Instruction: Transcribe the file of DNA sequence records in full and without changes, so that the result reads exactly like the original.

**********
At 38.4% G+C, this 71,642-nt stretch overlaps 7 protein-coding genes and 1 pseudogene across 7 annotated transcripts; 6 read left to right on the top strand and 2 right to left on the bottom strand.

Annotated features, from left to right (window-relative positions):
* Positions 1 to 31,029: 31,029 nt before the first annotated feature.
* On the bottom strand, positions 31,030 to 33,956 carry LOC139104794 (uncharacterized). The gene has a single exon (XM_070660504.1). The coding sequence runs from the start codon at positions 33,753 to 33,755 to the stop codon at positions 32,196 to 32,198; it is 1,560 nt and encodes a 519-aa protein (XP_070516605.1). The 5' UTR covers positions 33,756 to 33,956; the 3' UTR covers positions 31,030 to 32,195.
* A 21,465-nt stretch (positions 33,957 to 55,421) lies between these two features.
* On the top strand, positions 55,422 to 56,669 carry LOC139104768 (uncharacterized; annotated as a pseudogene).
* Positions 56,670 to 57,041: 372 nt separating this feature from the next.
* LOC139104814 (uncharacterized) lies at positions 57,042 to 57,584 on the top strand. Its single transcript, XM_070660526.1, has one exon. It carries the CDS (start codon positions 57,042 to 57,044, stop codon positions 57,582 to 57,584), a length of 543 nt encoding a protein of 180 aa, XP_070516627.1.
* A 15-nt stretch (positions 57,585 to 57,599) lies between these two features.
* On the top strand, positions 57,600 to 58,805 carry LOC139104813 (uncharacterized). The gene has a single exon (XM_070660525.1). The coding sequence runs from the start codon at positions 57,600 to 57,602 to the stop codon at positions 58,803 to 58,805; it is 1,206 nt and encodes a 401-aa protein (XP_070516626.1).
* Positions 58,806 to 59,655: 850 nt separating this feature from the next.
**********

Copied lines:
At 38.4% G+C, this 71,642-nt stretch overlaps 7 protein-coding genes and 1 pseudogene across 7 annotated transcripts; 6 read left to right on the top strand and 2 right to left on the bottom strand.

Annotated features, from left to right (window-relative positions):
* Positions 1 to 31,029: 31,029 nt before the first annotated feature.
* On the bottom strand, positions 31,030 to 33,956 carry LOC139104794 (uncharacterized). The gene has a single exon (XM_070660504.1). The coding sequence runs from the start codon at positions 33,753 to 33,755 to the stop codon at positions 32,196 to 32,198; it is 1,560 nt and encodes a 519-aa protein (XP_070516605.1). The 5' UTR covers positions 33,756 to 33,956; the 3' UTR covers positions 31,030 to 32,195.
* A 21,465-nt stretch (positions 33,957 to 55,421) lies between these two features.
* On the top strand, positions 55,422 to 56,669 carry LOC139104768 (uncharacterized; annotated as a pseudogene).
* Positions 56,670 to 57,041: 372 nt separating this feature from the next.
* LOC139104814 (uncharacterized) lies at positions 57,042 to 57,584 on the top strand. Its single transcript, XM_070660526.1, has one exon. It carries the CDS (start codon positions 57,042 to 57,044, stop codon positions 57,582 to 57,584), a length of 543 nt encoding a protein of 180 aa, XP_070516627.1.
* A 15-nt stretch (positions 57,585 to 57,599) lies between these two features.
* On the top strand, positions 57,600 to 58,805 carry LOC139104813 (uncharacterized). The gene has a single exon (XM_070660525.1). The coding sequence runs from the start codon at positions 57,600 to 57,602 to the stop codon at positions 58,803 to 58,805; it is 1,206 nt and encodes a 401-aa protein (XP_070516626.1).
* Positions 58,806 to 59,655: 850 nt separating this feature from the next.